- Donovan, G. Butry, D. Michael, Y., Prestemon, J., Liebhold,A., Gatziolis, D., Mao, M. (2013). The Relationship Between Trees and Human Health: Evidence from the Spread of the EAB. American Journal of Preventive Medicine. 44(2):139-45.
- Hamilton, J. (2014). Scientists say child’s play helps build a better brain. Retrieved from http://www.npr.org/sections/ed/2014/08/06/336361277/scientists-say-childs-play-helps-build-a-better-brain.
- Jordan, R. (2015) Standford researchers find mental health prescription: Nature. Retrieved from http://news.stanford.edu/2015/06/30/hiking-mental-health-063015/.
- Kuo, F. E., Taylor, A. F. (2004). A Potential Natural Treatment for Attention-Deficit /Hyperactivity Disorder: Evidence From a National Study. American Journal of Public Health. 94(9): 1580-1586.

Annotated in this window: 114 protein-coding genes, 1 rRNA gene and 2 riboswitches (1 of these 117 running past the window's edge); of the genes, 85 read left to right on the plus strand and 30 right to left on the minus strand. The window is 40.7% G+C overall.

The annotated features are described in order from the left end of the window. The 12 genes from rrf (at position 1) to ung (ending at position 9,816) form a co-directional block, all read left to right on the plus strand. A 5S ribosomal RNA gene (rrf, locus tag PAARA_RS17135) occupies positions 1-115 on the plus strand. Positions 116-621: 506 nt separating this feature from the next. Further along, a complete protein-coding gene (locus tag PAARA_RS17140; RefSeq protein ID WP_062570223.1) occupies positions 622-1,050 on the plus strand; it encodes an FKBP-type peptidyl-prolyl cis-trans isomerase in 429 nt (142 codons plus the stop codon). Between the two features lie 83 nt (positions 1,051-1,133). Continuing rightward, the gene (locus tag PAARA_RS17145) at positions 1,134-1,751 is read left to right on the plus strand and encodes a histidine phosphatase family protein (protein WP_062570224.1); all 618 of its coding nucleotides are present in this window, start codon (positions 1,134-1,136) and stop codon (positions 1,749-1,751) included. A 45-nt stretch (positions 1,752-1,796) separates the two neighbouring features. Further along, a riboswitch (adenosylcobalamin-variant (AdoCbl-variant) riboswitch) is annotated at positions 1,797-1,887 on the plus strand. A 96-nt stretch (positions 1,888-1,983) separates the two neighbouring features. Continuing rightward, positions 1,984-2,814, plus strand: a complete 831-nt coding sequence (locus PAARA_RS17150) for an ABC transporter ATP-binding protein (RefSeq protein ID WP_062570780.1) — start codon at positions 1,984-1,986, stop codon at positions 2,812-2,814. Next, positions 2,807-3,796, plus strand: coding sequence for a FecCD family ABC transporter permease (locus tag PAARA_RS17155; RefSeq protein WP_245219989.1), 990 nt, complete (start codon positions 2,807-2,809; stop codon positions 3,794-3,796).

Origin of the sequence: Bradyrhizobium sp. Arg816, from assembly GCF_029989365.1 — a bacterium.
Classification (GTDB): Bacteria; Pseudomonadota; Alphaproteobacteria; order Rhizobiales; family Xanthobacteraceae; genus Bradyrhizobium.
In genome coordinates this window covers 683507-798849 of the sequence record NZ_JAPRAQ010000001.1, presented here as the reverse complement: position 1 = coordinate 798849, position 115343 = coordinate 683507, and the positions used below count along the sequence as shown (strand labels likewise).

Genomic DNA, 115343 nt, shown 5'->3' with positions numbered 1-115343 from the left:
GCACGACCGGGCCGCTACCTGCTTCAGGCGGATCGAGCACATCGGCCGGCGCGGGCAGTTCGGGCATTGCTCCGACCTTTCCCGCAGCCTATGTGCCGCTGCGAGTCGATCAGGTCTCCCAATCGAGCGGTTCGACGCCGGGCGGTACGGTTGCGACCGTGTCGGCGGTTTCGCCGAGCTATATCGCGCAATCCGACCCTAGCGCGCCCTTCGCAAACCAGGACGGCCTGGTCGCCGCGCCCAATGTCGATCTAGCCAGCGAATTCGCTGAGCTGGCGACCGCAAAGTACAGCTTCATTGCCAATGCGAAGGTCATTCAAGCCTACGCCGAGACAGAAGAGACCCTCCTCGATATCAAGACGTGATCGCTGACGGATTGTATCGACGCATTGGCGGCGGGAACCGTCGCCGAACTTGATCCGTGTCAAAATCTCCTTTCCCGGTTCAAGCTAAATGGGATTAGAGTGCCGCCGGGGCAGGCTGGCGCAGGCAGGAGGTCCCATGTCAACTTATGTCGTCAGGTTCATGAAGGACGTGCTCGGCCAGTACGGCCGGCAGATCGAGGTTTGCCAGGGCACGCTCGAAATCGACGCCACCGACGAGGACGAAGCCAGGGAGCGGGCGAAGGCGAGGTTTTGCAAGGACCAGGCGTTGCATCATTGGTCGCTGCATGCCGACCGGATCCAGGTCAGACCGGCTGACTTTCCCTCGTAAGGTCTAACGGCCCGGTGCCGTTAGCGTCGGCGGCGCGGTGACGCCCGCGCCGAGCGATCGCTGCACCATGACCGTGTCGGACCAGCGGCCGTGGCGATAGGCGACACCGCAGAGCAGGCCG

- Mao G.X., Cao, Y.B., Lan, X.G., He, Z.H., Chen, Z.M., Wang, Y.Z., Hu, X.L., Lv, Y.D., Wang, G.F., Yan, J. (2012). Therapeutic effect of forest bathing on human hypertension in the elderly. Journal of Cardiology. 60:495-502. http://www.sciencedirect.com/science/article/pii/S0914508712001852.
- Ryan, R.M., Weinstein, N., Bernstein, J., Brown, K.W., Mistretta, L., Gagne, M. (2010). Vitalizing effects of being outdoors and in nature. Journal of Environmental Psychology. 30(2): 159-168.
Stothard, Ellen R. et al. (2017). Circadian Entrainment to the Natural Light-Dark Cycle across Seasons and the Weekend. Current Biology. 27(4): 508 – 513. DOI: http://dx.doi.org/10.1016/j.cub.2016.12.041
- Taylor, A. F., Kuo, F. E. (2009). Children with attention deficits concentrate better after a walk in the park. Journal of Attention Disorders. 12(5): 402-409. http://jad.sagepub.com/content/12/5/402.
- Thompson, C. W., Roe, J., Aspinall, P., Mitchell, R., Clow, A., Miller, D. (2012) More green space is linked to less stress in deprived communities: Evidence from salivary cortisol patterns. Landscape and Urban Planning. 105(3): 221-229. http://www.sciencedirect.com/science/article/pii/S0169204611003665.